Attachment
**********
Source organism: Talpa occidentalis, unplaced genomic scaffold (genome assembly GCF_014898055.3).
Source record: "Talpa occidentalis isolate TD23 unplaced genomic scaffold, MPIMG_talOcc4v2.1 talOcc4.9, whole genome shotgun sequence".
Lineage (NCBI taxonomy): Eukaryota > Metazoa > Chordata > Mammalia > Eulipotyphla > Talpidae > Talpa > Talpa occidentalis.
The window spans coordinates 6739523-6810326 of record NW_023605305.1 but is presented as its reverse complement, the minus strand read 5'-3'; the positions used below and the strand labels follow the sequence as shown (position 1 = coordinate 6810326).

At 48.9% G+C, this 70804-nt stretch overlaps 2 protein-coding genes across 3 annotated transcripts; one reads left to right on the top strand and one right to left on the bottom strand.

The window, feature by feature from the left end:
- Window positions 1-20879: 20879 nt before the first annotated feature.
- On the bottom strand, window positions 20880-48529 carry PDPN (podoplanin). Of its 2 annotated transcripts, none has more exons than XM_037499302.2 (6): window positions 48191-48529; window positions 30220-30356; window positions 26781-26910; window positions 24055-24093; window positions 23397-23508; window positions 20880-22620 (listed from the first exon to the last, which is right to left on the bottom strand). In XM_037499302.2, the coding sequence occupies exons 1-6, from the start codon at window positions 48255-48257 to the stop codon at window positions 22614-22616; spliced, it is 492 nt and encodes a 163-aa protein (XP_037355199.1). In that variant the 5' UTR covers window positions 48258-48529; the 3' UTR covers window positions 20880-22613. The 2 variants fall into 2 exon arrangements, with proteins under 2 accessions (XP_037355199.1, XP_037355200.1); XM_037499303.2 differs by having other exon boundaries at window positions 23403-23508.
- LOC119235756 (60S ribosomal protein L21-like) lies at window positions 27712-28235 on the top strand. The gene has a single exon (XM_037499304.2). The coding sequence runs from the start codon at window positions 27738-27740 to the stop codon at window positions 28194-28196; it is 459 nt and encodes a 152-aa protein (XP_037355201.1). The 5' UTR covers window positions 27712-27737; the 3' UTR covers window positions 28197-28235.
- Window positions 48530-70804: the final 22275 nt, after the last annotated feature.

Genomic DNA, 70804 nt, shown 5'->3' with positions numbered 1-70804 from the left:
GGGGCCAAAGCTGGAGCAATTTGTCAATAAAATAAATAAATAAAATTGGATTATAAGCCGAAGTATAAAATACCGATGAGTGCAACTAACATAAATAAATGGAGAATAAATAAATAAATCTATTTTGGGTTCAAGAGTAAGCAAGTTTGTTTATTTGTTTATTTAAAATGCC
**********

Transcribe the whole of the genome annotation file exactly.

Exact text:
Source organism: Talpa occidentalis, unplaced genomic scaffold (genome assembly GCF_014898055.3).
Source record: "Talpa occidentalis isolate TD23 unplaced genomic scaffold, MPIMG_talOcc4v2.1 talOcc4.9, whole genome shotgun sequence".
Lineage (NCBI taxonomy): Eukaryota > Metazoa > Chordata > Mammalia > Eulipotyphla > Talpidae > Talpa > Talpa occidentalis.
The window spans coordinates 6739523-6810326 of record NW_023605305.1 but is presented as its reverse complement, the minus strand read 5'-3'; the positions used below and the strand labels follow the sequence as shown (position 1 = coordinate 6810326).

At 48.9% G+C, this 70804-nt stretch overlaps 2 protein-coding genes across 3 annotated transcripts; one reads left to right on the top strand and one right to left on the bottom strand.

The window, feature by feature from the left end:
- Window positions 1-20879: 20879 nt before the first annotated feature.
- On the bottom strand, window positions 20880-48529 carry PDPN (podoplanin). Of its 2 annotated transcripts, none has more exons than XM_037499302.2 (6): window positions 48191-48529; window positions 30220-30356; window positions 26781-26910; window positions 24055-24093; window positions 23397-23508; window positions 20880-22620 (listed from the first exon to the last, which is right to left on the bottom strand). In XM_037499302.2, the coding sequence occupies exons 1-6, from the start codon at window positions 48255-48257 to the stop codon at window positions 22614-22616; spliced, it is 492 nt and encodes a 163-aa protein (XP_037355199.1). In that variant the 5' UTR covers window positions 48258-48529; the 3' UTR covers window positions 20880-22613. The 2 variants fall into 2 exon arrangements, with proteins under 2 accessions (XP_037355199.1, XP_037355200.1); XM_037499303.2 differs by having other exon boundaries at window positions 23403-23508.
- LOC119235756 (60S ribosomal protein L21-like) lies at window positions 27712-28235 on the top strand. The gene has a single exon (XM_037499304.2). The coding sequence runs from the start codon at window positions 27738-27740 to the stop codon at window positions 28194-28196; it is 459 nt and encodes a 152-aa protein (XP_037355201.1). The 5' UTR covers window positions 27712-27737; the 3' UTR covers window positions 28197-28235.
- Window positions 48530-70804: the final 22275 nt, after the last annotated feature.

Genomic DNA, 70804 nt, shown 5'->3' with positions numbered 1-70804 from the left:
GGGGCCAAAGCTGGAGCAATTTGTCAATAAAATAAATAAATAAAATTGGATTATAAGCCGAAGTATAAAATACCGATGAGTGCAACTAACATAAATAAATGGAGAATAAATAAATAAATCTATTTTGGGTTCAAGAGTAAGCAAGTTTGTTTATTTGTTTATTTAAAATGCC